By Philip van Doorn, MarketWatch
Pollution is a tremendous and complicated problem around the world, requiring a variety of actions by governments, companies and people to clean up waste and reduce harm to the environment.
Analysts at New York-based investment bank Jefferies Group have published a detailed research report describing many approaches to mitigating the plastic-pollution disaster. They highlighted companies that might suffer from narrower profit margins under overlapping pollution-reduction scenarios, as well as those that may benefit from new rules and cleanup programs.
The growth of the plastics industry that led to the disaster illustrated above was summed up in one word a long time ago:
Plastic has been a boon to all of us, making so many things lighter, less expensive and more durable. But the problems of single-use plastics and the incredible amount of plastic waste in the world’s oceans are familiar to most people. It’s only a matter of time before world governments take strong action to reduce pollution and begin the plastic cleanup in earnest. Scores of companies have already signed pledges to reduce their own plastic pollution.
One example is Coca-Cola /zigman2/quotes/209159848/lastsale KO -3.34% , which has pledged to have bottles through which their beverages are distributed be made of at least 50% recycled plastic by 2030, and to recycle at least one bottle for every one the company sells. Another is Kraft Heinz /zigman2/quotes/203625533/lastsale KHC -2.14% , which has pledged to have its ketchup bottles made of 100% recycled plastic by 2022.
Just as innovation has solved other dire threats to humanity, it seems likely that new processes will enable people to clean up the oceans, once the political will is summoned.
In the research report published Feb. 3, Jefferies analyst Simon Powell wrote: “Recycling rates in many places are low, and in some markets actually falling, while demand for plastic packaging is rising.”
That’s a recipe for even more pollution, but the widespread knowledge of the growing problem is likely to lead to actions that will affect many companies and their shareholders.
“Across the whole plastics value chain, packaging represents the largest and fastest-growing segment,” according to Powell. “Asia-Pacific is the largest market for plastics, accounting for nearly half the volume, and will continue to grow quickly as consumer spending keeps pace with rising income and wealth.”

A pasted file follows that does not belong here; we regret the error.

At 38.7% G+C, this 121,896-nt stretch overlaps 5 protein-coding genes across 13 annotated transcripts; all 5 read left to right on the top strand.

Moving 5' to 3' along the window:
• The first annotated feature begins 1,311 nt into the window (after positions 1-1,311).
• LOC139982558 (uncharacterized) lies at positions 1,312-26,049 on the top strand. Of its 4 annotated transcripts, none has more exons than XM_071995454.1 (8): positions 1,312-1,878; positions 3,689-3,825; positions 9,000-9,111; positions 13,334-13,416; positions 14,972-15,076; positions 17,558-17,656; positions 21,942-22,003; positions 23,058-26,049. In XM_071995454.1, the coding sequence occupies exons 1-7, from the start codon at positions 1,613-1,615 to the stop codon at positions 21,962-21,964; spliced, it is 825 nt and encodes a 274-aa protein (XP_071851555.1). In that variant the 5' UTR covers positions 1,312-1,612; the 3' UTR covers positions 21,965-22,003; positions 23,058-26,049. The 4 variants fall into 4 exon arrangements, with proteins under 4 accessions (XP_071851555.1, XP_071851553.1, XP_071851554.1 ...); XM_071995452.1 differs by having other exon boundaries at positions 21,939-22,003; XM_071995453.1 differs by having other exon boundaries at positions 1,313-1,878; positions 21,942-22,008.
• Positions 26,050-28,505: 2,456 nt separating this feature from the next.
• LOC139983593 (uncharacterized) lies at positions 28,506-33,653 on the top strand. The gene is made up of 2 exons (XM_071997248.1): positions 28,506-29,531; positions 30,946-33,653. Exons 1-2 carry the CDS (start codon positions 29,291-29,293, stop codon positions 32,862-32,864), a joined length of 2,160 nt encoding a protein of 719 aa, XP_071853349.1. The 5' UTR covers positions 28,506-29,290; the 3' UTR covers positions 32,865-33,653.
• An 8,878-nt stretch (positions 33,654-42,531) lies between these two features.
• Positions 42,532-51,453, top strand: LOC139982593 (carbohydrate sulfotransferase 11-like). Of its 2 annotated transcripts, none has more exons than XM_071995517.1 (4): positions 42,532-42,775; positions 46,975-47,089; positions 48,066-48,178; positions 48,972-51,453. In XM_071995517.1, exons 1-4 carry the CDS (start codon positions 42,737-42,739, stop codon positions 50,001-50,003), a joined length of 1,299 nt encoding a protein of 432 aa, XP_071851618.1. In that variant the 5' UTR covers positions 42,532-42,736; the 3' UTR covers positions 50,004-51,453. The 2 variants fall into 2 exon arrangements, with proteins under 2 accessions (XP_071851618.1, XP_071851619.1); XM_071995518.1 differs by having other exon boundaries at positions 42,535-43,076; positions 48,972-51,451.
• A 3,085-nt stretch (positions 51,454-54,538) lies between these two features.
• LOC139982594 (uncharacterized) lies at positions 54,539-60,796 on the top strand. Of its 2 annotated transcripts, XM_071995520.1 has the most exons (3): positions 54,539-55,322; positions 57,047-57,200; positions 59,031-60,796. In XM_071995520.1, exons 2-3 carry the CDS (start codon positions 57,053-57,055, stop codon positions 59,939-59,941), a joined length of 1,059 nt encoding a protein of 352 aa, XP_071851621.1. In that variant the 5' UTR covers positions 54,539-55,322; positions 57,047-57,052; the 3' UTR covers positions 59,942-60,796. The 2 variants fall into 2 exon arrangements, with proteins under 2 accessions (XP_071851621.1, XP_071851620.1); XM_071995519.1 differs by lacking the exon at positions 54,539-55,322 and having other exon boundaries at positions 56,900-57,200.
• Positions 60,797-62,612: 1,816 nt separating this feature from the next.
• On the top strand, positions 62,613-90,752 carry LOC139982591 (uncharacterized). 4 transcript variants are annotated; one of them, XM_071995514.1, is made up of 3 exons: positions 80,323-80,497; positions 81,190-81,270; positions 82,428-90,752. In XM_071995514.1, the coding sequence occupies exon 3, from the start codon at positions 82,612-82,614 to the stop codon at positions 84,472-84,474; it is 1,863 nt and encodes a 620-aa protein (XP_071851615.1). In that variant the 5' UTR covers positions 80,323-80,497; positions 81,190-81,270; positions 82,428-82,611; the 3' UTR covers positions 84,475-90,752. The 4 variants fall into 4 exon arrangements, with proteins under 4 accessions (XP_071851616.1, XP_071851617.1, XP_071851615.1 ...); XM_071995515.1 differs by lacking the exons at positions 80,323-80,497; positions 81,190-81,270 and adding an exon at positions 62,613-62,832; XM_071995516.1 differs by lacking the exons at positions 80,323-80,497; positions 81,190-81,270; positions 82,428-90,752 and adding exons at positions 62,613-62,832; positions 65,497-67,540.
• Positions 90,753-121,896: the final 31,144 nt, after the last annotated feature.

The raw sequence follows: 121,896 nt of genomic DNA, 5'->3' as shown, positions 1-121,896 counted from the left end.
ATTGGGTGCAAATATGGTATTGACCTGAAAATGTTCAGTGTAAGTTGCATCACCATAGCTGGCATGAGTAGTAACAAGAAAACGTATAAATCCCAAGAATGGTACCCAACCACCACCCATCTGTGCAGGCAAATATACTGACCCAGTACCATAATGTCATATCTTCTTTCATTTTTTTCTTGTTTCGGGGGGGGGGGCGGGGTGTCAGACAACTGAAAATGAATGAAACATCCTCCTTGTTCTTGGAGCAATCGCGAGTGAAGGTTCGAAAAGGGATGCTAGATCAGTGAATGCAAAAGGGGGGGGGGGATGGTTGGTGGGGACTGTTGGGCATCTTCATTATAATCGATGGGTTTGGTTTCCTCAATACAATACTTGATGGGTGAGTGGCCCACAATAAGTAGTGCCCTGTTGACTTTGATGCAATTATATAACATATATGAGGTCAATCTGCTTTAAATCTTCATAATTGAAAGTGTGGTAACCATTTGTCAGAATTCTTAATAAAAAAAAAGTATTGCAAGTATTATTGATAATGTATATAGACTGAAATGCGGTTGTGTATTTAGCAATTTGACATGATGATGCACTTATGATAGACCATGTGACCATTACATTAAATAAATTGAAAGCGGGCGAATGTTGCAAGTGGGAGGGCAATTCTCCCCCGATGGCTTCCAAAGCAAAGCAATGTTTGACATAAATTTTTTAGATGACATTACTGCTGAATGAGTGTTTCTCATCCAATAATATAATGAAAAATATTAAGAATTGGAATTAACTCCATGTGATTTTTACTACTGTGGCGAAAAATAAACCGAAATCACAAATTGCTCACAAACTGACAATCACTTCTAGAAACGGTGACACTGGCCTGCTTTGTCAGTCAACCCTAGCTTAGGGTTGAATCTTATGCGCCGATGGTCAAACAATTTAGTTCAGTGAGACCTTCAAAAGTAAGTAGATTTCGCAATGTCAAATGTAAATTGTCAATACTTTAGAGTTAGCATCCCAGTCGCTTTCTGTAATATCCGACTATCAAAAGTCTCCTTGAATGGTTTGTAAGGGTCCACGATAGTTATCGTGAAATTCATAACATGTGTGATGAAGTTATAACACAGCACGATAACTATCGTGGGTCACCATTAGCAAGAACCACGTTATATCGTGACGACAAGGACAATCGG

China stopped importing other countries’ plastic waste in 2017, which means the world’s plastic recycling has actually declined, while incineration and landfill use has increased.
“[A]n integrated approach consisting of better global waste collection, increased recycling, lower reliance on single-use plastics and packaging, energy recovery through incineration, and new technologies will be required,” Powell wrote.
Powell and a team of Jefferies analysts dug deeply into the advantages and disadvantages of approaches to limiting the production of single-use plastics, and disposal and recycling techniques. They also listed companies that would be affected under four scenarios through which the plastic-pollution problem can be mitigated:
Scenario 1 — bans and taxes
This scenario includes proposed or enacted legislation in many countries. An important example is China’s ban on plastic bags in major cities by the end of this year and all cities by the end of 2022. “Plastic resin used in packaging and, specifically, single-use packaging, is most at risk in terms of future demand,” according to Powell.
The companies with high revenue exposure to affected plastics under Scenario 1, relative to peers, according to the Jefferies analysts, include:
|Amcor PLC||/zigman2/quotes/212673157/lastsale AMCR||United Kingdom|
|Aptargroup Inc.||/zigman2/quotes/201205197/lastsale ATR||United States|
|Berry Global Group Inc.||/zigman2/quotes/209214500/lastsale BERY||United States|
|Sealed Air Corp.||/zigman2/quotes/208564360/lastsale SEE||United States|
|Sonoco Products Co.||/zigman2/quotes/201691559/lastsale SON||United States|
|Winpak Ltd.||/zigman2/quotes/203957147/delayed CA:WPK||Canada|
|Gerresheimer AG||/zigman2/quotes/206611352/delayed DE:GXI||Germany|
|Greif Class A||/zigman2/quotes/203386038/lastsale GEF||United States|
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